In a world that often feels plagued with environmental problems, it’s imperative to recognize our triumphs! Here are nine celebratory pieces of nature news from across our planet. These victories demonstrate extensive conservation efforts by governments, businesses, local communities and organizations like our conservation partner, World Wildlife Fund

1. 30 by 30: Hope for a Nature-Positive World 

One of our most recent and significant victories occurred at the United Nations Biodiversity Conference (COP15) in Montreal, Canada. Nearly 200 UN member countries unanimously agreed to halt and reverse nature loss by 2030 under the Kunming-Montreal Global Biodiversity Framework. This framework also establishes a global target to conserve at least 30% of our lands, inland waters and oceans worldwide. Crucially, it emphasizes respecting the rights and knowledge of Indigenous peoples and communities and actively promotes their leadership roles in these transformative conservation projects.

This “shared global goal…is an exceptional feat…and a win for people and the planet. It sends a clear signal and must be the launch pad for action from governments, business and society to transition towards a nature-positive world, in support of climate action and the Sustainable Development Goals,” said Marco Lambertini, Director General, WWF International.

WWF “campaigned for this agreement for nature to include: a mission to not just halt, but reverse nature loss; spatial conservation targets to protect 30% of land, freshwater and ocean by 2030; action to tackle our unsustainable footprint of production and consumption; significant increase in resources to finance action for nature; a strong mechanism to put this into practice and all underlined by a rights-based approach.”

2. UN Works to End Plastic Pollution 

Furthermore, the United Nations Environment Assembly took a momentous step by agreeing to develop a legally binding treaty to end plastic pollution. This is considered the largest environmental initiative since the influential 1989 Montreal Protocol, which successfully phased out ozone-depleting substances. 

Utende Beach, Mafia Island, RUMAKI Biosphere Reserve, Tanzania

Aerial photograph of the RUMAKI Biosphere Reserve in Tanzania.

3. Tanzania: Celebrating a New Biosphere Reserve 

In Tanzania, the most biologically productive and diverse marine area in East Africa, known as RUMAKI, has been declared a new Biosphere Reserve. This outstanding mosaic of tropical marine habitats encompasses coral reefs, seagrass beds, mangroves and intertidal flats. It hosts populations of sea turtles, migratory birds, dolphins and whale sharks. RUMAKI also contains two UNESCO World Heritage Sites. More than 229,000 local people will benefit from protected fisheries, seaweed farming, beekeeping and the potential for a burgeoning coastal tourism industry.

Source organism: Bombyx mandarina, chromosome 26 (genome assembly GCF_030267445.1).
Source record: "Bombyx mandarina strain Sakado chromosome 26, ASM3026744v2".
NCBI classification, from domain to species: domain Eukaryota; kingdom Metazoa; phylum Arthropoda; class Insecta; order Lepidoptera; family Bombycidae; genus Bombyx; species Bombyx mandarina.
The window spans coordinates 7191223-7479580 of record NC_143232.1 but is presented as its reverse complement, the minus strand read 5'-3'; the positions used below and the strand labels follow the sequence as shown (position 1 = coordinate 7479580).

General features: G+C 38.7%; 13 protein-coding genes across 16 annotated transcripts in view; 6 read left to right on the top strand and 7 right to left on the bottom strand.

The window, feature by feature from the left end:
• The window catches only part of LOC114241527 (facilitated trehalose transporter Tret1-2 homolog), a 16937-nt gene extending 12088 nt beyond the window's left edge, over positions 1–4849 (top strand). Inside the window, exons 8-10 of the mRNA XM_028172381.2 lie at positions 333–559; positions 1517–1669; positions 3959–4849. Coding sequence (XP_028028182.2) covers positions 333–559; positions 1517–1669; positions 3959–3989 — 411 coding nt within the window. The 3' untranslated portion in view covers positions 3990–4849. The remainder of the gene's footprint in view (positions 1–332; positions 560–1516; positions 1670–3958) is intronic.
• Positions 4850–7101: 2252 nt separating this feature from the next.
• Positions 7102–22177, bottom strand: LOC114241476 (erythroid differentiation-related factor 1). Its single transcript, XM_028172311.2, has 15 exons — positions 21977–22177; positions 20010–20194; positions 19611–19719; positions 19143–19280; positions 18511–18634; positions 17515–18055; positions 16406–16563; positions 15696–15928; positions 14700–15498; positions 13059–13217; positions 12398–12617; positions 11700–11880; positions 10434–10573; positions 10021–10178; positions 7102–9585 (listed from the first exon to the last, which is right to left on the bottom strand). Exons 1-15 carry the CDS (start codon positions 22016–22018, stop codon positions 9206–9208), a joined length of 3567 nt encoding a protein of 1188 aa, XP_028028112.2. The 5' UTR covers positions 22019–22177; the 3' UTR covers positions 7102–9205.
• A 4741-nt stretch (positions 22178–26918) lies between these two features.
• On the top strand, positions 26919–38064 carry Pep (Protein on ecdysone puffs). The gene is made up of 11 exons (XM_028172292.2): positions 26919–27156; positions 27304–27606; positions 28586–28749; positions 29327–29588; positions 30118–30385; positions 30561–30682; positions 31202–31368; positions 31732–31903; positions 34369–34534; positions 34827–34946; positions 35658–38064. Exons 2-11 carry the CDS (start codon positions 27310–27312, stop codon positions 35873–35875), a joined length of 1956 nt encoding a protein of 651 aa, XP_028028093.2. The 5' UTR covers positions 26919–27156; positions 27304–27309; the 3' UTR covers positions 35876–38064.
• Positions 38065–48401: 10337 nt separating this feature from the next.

Elephant mother with child at the waterhole at sunset, Botswana

4. KAZA: Protecting Elephants & 

The first-ever synchronized and coordinated aerial survey was conducted to study elephants across the Kavango Zambezi Transfrontier Conservation Area. KAZA was envisioned “to establish a world-class transfrontier conservation and tourism destination area in the Okavango and Zambezi River Basin regions of Angola, Botswana, Namibia, Zambia and Zimbabwe within the context of sustainable development.

The data collected in this large-scale study is being analyzed to provide crucial baseline information on elephant numbers and distribution. It will guide collective policy and practices among KAZA’s partner countries for long-term protection and management of Africa’s largest contiguous elephant population.

Portrait of an African wild dog

5. Uganda: Sightings of Wild Dogs 

In another encouraging development, African painted dogs (commonly known as wild dogs) were spotted in Kidepo National Park in Uganda for the first time in four decades!

A brown bear catches a salmon in Alaska.

6. Alaska: A Win for Brown Bears, Wildlife & Communities 

In Alaska, the fight against the proposed Pebble Mine was won due to the establishment of a native-owned conservation easement. The easement runs directly through the heart of the now-defunct mining project. This victory was further consolidated by the Environmental Protection Agency’s ruling based on the Clean Water Act.

A newly-discovered color changing blue lizard in the Greater Mekong.

© Henrik Bringsoe

7. Southeast Asia: New Species Discovered in the Greater Mekong 

Southeast Asia’s Greater Mekong region has proven to be a treasure trove of biodiversity, with 380 new species of plants and animals discovered over the past few years. This includes 24 amphibians, 19 fishes, one mammal, 290 plants and 46 reptiles (including a color-changing lizard!) across Vietnam, Laos, Cambodia, Thailand and Myanmar.

Royal Bengal Tiger with cubs in India.

8. India: Tiger Populations Have Doubled 

Shifting our gaze to India, we find that the number of wild tigers has more than doubled since 2010. This inspiring increase is the result of rigorous conservation efforts demonstrated by 247,684 square miles of foot surveys, 32,588 camera counts and tireless work of conservation teams on the ground (equating to 641,102 person days). Some regions have even seen their tiger populations triple!

9. Australia: Eliminating Gill Nets from the Great Barrier Reef 

Australia, too, has seen inspiring progress. Effective conservation strategies have resulted in the elimination of gill nets in the Great Barrier Reef. This victory was achieved through a combination of policy changes, purchasing gill net permits and enhanced monitoring and management of fishing vessels.

These remarkable successes remind us of the power of collective action, the importance of science-based policies and the resilience of nature. They inspire us to keep striving for a sustainable future for us and the generations of conservation champions to come.